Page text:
Sharpe’s efforts on the transportation infrastructure improvement matter boil down to this: he has led the fight to give the voters the opportunity to decide if they want it or not. The measure will appear on the November ballot as a referendum for Hillsborough voters. This is Democracy at its most true form. We the people actually get a say. How can anyone be opposed to that? And why would you penalize someone for giving you the opportunity to have your voice heard — directly — at the ballot box?
As a reformed Republican in the G.O.P. 12-step program, I have come to realize we as a party cannot merely be against everything that is tax related and expect the problems facing our county, state, or nation to just go away. That’s George W. Bush economics and it doesn’t work. Simply put, the problems we are facing have to be addressed, and the debt will have to be repaid. And there is only one way to pay back all the borrowed money we’ve used for so long – taxes. Sharpe’s plan is a “pay as you go” plan, so future generations aren’t saddled with paying the bills.
Instead of digging in and claiming who waves the flag of fiscal conservatism the highest, we must start to recognize that the failed leadership of the past cannot be ignored, and in order to improve the future opportunities of our children and grandchildren, we all have to make sacrifices. This may include supporting tax increases – particularly when they involve things like infrastructure improvements, reforming our schools, maintaining our nation’s military superiority, and paying off all the money we owe that previous politicians spent to get reelected.
Of course as part of any tax increases, we must send a message to our Democrat friends that social spending must be cut. We as a country simply cannot afford to provide unfunded handouts to every well-intentioned left-leaning constituency if we want to remain the greatest military and economic power on earth. You may think universal healthcare, free college education, no cost prescription drugs, and a chicken in every pot are great ideas, but who is going to pay for it?
In short, we must all make sacrifices. Our country cannot afford not to. But it’s not just about Washington. This is about a change of mindset in state capitols and local government centers across the country.
As for the traffic mess we’re facing in Tampa, Mark Sharpe has worked diligently to fix a problem that we have long since known needs fixing – and he has a plan to do it. This isn’t any different than how many politicians operate save for one important detail. That is, Sharpe has advocated a way to fix the problem and pay for it as we go. If more elected officials followed this model, our country wouldn’t be in the mess we’re in right now.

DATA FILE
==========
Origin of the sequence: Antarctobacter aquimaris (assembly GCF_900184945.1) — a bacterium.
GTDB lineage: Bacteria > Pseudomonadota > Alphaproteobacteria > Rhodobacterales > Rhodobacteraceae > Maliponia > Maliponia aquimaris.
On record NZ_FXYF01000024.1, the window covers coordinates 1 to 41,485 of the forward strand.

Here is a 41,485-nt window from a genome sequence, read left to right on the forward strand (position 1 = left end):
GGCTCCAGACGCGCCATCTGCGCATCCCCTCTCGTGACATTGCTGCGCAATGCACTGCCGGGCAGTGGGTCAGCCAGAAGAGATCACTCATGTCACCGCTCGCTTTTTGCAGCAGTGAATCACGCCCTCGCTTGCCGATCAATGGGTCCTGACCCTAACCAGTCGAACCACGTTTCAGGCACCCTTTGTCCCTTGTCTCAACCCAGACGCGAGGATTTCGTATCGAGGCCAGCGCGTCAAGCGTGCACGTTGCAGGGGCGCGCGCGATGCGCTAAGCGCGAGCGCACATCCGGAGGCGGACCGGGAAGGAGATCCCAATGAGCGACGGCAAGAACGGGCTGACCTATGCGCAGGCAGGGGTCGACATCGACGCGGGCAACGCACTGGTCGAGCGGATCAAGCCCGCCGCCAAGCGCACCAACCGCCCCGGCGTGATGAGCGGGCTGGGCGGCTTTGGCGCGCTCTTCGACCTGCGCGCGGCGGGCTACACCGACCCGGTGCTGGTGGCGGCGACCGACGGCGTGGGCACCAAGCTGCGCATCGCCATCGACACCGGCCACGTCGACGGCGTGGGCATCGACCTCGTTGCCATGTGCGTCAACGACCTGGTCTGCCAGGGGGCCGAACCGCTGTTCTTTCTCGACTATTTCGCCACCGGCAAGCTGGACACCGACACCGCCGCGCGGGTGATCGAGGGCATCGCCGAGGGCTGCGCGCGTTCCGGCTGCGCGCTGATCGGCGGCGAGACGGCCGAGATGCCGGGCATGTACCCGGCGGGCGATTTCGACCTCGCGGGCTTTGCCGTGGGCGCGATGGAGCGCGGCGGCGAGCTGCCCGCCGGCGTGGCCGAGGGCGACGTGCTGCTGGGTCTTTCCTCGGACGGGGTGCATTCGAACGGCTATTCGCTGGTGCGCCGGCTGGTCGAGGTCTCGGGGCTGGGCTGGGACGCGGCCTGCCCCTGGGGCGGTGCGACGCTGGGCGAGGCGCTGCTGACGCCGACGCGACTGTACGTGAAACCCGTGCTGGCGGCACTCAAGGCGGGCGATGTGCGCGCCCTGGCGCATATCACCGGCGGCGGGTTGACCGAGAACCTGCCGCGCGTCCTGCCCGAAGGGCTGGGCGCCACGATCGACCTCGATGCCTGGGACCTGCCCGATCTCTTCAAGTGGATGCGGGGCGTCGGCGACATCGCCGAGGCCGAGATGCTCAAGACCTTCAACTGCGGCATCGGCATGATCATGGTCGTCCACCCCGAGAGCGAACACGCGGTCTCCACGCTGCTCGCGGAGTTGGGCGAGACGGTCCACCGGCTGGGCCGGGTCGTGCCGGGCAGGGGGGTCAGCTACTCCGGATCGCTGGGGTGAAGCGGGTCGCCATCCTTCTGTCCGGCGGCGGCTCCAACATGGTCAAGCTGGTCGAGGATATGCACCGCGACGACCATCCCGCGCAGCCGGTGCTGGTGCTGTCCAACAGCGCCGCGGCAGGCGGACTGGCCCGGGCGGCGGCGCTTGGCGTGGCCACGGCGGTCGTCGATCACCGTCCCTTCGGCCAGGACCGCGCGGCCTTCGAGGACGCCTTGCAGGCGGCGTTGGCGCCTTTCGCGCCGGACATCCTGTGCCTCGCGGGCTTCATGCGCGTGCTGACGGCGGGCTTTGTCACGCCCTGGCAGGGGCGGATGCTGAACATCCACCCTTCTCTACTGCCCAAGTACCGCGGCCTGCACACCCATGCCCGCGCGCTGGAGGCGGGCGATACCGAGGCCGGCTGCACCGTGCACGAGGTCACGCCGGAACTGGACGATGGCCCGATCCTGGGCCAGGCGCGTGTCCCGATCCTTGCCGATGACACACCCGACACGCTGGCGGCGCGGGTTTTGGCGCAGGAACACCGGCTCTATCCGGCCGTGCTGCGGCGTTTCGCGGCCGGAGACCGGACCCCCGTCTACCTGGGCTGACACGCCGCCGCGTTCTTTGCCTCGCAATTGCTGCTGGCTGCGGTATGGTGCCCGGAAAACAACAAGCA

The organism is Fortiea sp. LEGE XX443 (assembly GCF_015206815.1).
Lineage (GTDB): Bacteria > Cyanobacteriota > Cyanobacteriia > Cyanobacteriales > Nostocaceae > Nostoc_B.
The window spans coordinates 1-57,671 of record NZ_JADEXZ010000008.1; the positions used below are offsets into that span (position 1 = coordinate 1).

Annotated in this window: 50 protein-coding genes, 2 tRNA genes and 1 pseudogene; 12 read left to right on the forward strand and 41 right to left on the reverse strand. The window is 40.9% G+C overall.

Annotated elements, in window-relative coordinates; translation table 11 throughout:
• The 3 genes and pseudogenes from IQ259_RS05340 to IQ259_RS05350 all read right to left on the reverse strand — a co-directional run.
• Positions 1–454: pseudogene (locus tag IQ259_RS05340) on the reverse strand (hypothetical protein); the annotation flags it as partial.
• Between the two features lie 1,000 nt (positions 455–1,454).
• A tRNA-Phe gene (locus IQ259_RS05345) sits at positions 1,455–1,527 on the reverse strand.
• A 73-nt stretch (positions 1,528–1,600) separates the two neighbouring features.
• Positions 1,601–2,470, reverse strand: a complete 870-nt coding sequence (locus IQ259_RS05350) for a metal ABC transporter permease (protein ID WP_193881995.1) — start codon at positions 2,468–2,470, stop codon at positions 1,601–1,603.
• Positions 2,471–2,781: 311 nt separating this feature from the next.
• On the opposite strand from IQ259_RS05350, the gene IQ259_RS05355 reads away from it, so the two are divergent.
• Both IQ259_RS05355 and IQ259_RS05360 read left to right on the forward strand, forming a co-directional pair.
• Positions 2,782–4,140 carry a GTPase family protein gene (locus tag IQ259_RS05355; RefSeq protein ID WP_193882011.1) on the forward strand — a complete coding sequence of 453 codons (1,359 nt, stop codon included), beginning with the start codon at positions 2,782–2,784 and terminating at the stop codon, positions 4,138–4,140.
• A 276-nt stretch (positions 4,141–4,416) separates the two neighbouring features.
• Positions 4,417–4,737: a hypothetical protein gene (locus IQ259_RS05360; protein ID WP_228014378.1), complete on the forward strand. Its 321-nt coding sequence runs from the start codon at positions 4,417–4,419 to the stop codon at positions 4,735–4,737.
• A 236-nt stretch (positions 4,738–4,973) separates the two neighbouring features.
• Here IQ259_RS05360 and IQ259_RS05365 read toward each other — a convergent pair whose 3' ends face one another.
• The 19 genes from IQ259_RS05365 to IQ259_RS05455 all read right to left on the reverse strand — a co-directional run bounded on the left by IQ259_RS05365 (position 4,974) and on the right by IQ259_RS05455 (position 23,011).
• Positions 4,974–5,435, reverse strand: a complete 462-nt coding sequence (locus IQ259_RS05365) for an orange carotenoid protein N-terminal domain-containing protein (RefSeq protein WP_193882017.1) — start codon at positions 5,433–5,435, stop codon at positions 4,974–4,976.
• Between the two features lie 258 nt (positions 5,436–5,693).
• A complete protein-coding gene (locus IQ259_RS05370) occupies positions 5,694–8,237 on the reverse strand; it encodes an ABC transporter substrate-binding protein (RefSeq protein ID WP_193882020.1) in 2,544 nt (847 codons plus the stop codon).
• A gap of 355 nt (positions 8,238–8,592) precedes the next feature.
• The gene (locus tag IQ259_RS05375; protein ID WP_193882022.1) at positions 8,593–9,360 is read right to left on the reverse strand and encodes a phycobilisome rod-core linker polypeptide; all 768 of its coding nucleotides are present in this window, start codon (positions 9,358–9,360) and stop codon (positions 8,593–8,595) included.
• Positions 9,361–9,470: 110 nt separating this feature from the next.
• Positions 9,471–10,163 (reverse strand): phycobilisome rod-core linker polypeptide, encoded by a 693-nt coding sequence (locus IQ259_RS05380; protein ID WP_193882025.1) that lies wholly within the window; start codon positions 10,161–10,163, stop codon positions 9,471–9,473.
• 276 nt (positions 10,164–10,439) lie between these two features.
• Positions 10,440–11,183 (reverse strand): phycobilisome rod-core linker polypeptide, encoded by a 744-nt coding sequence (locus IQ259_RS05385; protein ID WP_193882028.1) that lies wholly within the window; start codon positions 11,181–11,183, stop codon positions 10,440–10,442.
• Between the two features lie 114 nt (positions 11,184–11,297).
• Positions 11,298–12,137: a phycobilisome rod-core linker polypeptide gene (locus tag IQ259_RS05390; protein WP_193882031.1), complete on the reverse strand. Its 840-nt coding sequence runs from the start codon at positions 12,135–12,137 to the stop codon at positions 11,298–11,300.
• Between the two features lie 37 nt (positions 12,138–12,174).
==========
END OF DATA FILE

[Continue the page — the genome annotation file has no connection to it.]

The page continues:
Paying for all the largess we want from government is the little point most politicians ignore. They find a way to fix problems, but they pass the buck avoiding the pain right now – usually in the form of deficit spending. But that debt ultimately must be repaid – usually by generations far down the road. You know, your kids – whom the politicians of today won’t care much about when they’re living in some retirement village, playing shuffleboard, and not buying any green bananas.
To Mark Sharpe, I say “thank you.” Thank you for your leadership and for taking a stand on a necessary, albeit unpopular measure. Making tough decisions is what leadership is all about. Mark Sharpe is not only a real leader, he is a solid conservative. While I don’t agree with him on everything (this shows signs of functioning grey matter between the ears which many in the Republican Party apparently lack), he is a man of honor, integrity, intelligence, and convictions to do the right thing.
For those who want to vilify Sharpe as someone who is a traitor to our conservative principles let me remind you of something Ronald Reagan once said, “The person who agrees with you 80 percent of the time is a friend and an ally — not a 20 percent traitor.”
I’m as mad as most about the direction our country is headed. From G.W. Bush and Barack Obama, to Charlie Crist and Alex Sink, to Jim Norman and Kevin White, our country is being led by people have no vision, have questionable ethics, and who will tell you what you want to hear but never tell you what you need to hear.
Mark Sharpe is the exception and he is one of the few incumbents on the ballot this year who will get my vote.
Chris Ingram is the president and founder of 411 Communications a corporate and political communications firm, and publisher of www.IrreverentView.com. Ingram is a frequent pundit on Fox News and CNN, and has written opinion columns for the Washington Times, UPI, Front Page Florida, and National Review online. E-mail him at: Chris@IrreverentView.com.